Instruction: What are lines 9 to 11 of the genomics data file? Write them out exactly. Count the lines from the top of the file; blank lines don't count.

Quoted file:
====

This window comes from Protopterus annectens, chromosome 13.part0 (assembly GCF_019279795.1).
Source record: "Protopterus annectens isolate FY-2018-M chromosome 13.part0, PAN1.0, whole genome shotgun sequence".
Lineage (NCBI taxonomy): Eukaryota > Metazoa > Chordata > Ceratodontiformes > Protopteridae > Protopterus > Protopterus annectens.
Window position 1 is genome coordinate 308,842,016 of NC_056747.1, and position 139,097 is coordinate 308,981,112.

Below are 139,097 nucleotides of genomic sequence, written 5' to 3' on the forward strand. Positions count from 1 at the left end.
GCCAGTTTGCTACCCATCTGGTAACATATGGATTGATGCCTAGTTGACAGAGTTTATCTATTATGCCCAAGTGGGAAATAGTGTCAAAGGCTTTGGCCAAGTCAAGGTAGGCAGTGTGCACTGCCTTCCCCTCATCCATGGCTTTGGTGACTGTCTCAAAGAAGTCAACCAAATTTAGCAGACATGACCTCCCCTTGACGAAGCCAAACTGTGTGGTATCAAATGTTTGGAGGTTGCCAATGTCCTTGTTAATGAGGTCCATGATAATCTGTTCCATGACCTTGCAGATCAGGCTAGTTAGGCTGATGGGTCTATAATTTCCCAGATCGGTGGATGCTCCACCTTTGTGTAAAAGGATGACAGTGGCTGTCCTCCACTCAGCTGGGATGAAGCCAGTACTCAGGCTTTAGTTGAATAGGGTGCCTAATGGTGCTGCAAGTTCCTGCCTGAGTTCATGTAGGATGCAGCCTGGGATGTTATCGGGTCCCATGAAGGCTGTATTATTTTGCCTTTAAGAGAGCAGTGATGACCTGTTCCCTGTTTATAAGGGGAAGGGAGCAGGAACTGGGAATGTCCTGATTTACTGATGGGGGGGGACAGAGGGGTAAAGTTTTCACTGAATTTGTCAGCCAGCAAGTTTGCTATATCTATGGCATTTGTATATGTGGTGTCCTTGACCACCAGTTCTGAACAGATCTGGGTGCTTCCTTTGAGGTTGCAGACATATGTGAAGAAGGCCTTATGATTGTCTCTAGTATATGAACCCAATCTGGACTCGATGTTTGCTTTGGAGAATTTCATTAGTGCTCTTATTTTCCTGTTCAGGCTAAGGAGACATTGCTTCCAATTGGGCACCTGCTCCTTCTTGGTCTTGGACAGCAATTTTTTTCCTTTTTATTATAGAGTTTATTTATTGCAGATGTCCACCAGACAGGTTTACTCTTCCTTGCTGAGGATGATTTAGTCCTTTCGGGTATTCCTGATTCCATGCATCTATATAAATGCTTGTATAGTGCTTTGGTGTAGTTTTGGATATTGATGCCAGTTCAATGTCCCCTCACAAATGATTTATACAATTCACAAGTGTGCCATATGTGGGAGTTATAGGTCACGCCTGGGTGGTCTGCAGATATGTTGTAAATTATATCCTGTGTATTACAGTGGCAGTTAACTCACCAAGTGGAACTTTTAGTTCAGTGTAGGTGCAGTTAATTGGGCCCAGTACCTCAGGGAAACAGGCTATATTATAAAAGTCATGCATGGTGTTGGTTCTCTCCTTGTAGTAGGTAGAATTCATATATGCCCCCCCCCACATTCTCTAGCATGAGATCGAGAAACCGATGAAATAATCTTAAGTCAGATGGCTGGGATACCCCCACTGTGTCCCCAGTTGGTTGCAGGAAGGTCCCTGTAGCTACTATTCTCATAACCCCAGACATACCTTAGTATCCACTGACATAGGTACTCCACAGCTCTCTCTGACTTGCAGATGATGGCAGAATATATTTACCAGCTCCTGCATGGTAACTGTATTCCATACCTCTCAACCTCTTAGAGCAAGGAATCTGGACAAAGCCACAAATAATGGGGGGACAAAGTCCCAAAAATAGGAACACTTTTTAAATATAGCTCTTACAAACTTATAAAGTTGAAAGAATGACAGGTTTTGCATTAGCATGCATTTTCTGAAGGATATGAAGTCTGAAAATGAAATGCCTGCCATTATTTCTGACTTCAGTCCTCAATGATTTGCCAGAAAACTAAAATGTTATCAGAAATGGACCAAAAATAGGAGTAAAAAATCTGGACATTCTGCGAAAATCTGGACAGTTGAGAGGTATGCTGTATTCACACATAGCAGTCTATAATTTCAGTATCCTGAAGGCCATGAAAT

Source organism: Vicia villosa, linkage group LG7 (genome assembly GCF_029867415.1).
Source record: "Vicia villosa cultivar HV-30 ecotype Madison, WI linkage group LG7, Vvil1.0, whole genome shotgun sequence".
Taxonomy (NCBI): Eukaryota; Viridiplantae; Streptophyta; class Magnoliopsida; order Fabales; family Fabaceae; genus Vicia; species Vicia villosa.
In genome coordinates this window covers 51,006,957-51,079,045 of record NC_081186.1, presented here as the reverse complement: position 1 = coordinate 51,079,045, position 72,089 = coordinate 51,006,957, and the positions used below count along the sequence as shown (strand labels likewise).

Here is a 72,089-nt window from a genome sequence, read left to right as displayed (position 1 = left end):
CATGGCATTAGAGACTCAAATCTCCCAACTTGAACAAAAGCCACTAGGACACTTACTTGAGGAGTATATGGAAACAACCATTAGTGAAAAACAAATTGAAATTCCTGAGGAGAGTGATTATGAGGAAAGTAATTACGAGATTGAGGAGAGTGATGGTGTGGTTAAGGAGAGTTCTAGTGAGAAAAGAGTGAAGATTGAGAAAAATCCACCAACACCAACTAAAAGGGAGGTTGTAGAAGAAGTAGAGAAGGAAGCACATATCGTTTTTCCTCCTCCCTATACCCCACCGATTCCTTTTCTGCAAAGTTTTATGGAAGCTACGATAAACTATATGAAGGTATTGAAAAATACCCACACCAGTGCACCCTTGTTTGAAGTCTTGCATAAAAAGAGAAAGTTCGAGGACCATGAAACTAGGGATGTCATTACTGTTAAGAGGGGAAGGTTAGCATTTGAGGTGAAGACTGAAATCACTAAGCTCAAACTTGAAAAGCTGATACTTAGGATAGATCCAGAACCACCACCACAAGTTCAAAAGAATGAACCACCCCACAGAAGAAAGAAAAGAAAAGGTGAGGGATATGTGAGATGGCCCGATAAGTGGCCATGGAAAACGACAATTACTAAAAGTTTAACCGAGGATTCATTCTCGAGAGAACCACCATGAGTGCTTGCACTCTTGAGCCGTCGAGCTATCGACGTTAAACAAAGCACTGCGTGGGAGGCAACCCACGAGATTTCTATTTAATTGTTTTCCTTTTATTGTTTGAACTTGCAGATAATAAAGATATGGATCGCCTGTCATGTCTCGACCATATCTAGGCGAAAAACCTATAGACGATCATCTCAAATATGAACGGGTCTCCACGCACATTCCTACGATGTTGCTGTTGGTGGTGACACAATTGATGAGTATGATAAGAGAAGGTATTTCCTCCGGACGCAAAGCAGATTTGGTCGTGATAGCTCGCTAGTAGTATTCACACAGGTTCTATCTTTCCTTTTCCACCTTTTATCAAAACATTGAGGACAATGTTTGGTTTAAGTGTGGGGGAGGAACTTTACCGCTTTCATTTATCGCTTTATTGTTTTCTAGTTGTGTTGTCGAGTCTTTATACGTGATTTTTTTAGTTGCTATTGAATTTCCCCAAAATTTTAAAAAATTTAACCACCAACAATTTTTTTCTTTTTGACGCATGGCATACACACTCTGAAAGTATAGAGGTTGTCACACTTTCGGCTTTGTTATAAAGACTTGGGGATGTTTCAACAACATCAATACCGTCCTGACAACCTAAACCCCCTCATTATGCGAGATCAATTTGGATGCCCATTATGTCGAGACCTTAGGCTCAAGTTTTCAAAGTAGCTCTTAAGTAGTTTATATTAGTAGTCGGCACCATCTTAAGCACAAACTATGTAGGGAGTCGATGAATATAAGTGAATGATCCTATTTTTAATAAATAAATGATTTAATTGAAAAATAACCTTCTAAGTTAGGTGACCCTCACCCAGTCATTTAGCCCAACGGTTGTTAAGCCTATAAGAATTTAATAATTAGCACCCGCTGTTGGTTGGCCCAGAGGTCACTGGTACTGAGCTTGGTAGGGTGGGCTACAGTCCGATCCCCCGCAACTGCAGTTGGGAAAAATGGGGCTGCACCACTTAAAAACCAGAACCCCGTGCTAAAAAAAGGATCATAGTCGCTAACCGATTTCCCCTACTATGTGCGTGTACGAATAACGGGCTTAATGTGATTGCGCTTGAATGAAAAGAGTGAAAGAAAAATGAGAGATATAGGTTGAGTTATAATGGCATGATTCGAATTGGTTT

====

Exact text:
Taxonomy (NCBI): Eukaryota; Viridiplantae; Streptophyta; class Magnoliopsida; order Fabales; family Fabaceae; genus Vicia; species Vicia villosa.
In genome coordinates this window covers 51,006,957-51,079,045 of record NC_081186.1, presented here as the reverse complement: position 1 = coordinate 51,079,045, position 72,089 = coordinate 51,006,957, and the positions used below count along the sequence as shown (strand labels likewise).

Here is a 72,089-nt window from a genome sequence, read left to right as displayed (position 1 = left end):